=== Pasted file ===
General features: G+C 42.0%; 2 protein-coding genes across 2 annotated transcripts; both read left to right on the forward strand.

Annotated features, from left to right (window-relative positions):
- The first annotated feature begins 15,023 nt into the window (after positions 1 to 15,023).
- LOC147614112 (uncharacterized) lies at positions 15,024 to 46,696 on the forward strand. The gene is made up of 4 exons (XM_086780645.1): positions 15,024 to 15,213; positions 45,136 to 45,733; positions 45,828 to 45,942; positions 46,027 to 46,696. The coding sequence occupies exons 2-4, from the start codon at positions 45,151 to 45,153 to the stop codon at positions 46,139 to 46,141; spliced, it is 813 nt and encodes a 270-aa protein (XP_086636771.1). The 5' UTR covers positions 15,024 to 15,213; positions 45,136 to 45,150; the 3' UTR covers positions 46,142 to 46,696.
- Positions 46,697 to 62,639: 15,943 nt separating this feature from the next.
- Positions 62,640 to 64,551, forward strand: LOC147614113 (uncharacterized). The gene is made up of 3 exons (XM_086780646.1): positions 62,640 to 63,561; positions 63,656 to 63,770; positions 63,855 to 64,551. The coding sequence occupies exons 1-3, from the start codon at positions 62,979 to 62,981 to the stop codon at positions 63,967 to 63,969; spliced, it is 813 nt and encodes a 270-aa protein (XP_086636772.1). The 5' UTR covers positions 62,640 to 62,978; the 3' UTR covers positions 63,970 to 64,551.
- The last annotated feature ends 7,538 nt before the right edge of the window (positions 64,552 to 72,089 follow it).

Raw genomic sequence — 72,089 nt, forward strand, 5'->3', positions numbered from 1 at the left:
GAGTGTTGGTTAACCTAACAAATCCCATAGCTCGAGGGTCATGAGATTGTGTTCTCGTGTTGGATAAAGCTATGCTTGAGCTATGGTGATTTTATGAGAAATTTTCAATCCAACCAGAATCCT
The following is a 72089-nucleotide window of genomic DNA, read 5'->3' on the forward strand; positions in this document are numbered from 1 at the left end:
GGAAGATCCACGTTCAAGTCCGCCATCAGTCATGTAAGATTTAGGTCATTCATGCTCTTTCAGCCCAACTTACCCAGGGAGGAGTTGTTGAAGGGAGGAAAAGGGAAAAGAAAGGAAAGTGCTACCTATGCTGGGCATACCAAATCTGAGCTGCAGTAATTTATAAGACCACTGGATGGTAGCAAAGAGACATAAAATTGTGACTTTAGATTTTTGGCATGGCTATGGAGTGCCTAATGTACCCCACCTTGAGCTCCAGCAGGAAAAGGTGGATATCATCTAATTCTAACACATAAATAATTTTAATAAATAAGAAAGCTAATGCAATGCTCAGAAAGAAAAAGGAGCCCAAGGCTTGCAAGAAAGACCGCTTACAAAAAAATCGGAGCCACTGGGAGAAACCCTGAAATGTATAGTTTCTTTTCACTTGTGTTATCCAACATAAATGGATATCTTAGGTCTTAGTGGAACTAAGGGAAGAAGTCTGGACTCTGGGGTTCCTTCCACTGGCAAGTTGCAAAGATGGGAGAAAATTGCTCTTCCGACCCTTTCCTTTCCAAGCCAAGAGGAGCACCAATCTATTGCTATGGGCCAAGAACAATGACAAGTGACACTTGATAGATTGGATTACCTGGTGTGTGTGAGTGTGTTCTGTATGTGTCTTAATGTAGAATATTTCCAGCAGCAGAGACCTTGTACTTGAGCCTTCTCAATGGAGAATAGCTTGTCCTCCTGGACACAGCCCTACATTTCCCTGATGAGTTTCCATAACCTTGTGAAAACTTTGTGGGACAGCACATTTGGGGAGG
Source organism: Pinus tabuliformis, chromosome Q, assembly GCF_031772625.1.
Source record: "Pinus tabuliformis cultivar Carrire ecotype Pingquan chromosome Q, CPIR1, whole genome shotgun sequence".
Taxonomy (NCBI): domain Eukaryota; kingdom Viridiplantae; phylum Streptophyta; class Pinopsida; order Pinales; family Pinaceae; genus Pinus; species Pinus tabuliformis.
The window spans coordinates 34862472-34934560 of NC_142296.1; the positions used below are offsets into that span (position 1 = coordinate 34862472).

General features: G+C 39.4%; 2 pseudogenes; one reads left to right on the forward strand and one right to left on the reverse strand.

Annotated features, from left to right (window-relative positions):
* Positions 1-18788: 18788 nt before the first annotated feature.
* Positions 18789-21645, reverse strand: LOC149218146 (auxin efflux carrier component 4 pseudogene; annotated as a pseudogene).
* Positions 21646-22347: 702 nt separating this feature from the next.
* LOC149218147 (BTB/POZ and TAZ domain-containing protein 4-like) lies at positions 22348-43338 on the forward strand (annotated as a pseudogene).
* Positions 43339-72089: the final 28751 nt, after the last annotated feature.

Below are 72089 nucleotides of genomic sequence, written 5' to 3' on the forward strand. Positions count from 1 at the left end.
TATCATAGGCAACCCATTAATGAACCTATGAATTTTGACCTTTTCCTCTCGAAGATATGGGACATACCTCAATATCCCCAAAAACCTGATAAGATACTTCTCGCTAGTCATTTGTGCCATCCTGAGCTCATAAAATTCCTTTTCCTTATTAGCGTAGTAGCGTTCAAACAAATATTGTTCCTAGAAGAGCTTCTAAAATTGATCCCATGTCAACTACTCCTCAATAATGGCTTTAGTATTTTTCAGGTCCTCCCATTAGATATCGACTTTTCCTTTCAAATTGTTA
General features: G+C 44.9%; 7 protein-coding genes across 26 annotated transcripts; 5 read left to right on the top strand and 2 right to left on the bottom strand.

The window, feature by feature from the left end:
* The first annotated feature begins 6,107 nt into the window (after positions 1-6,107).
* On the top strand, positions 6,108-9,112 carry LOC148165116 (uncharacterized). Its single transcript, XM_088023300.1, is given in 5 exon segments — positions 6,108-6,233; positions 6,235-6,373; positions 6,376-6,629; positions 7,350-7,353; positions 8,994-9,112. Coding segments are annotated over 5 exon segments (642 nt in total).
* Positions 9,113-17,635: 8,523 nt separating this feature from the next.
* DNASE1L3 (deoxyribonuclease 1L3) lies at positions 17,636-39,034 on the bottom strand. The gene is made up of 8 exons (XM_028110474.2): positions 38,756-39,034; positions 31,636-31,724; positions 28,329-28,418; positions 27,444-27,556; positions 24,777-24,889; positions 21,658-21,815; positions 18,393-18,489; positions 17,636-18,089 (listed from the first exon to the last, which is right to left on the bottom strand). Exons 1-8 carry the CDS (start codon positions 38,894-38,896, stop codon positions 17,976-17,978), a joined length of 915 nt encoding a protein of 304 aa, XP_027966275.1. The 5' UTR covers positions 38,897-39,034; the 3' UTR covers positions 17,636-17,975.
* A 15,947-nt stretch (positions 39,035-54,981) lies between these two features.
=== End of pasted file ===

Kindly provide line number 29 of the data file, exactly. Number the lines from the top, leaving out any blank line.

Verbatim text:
* Positions 9,113-17,635: 8,523 nt separating this feature from the next.